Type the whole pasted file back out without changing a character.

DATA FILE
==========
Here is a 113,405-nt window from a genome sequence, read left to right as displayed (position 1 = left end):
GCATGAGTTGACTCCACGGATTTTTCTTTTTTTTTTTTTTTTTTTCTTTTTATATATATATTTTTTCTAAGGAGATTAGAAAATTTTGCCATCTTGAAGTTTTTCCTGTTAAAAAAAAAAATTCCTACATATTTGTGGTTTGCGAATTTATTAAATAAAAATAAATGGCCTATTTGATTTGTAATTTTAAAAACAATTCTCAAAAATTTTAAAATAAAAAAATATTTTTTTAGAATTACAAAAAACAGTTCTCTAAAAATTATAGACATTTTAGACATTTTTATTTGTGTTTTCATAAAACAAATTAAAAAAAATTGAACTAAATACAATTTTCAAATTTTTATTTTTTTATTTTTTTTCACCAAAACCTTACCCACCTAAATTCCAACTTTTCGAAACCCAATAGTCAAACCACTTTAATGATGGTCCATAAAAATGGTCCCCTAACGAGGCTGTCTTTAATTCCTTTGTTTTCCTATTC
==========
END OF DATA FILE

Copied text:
Here is a 113,405-nt window from a genome sequence, read left to right as displayed (position 1 = left end):
GCATGAGTTGACTCCACGGATTTTTCTTTTTTTTTTTTTTTTTTTCTTTTTATATATATATTTTTTCTAAGGAGATTAGAAAATTTTGCCATCTTGAAGTTTTTCCTGTTAAAAAAAAAAATTCCTACATATTTGTGGTTTGCGAATTTATTAAATAAAAATAAATGGCCTATTTGATTTGTAATTTTAAAAACAATTCTCAAAAATTTTAAAATAAAAAAATATTTTTTTAGAATTACAAAAAACAGTTCTCTAAAAATTATAGACATTTTAGACATTTTTATTTGTGTTTTCATAAAACAAATTAAAAAAAATTGAACTAAATACAATTTTCAAATTTTTATTTTTTTATTTTTTTTCACCAAAACCTTACCCACCTAAATTCCAACTTTTCGAAACCCAATAGTCAAACCACTTTAATGATGGTCCATAAAAATGGTCCCCTAACGAGGCTGTCTTTAATTCCTTTGTTTTCCTATTC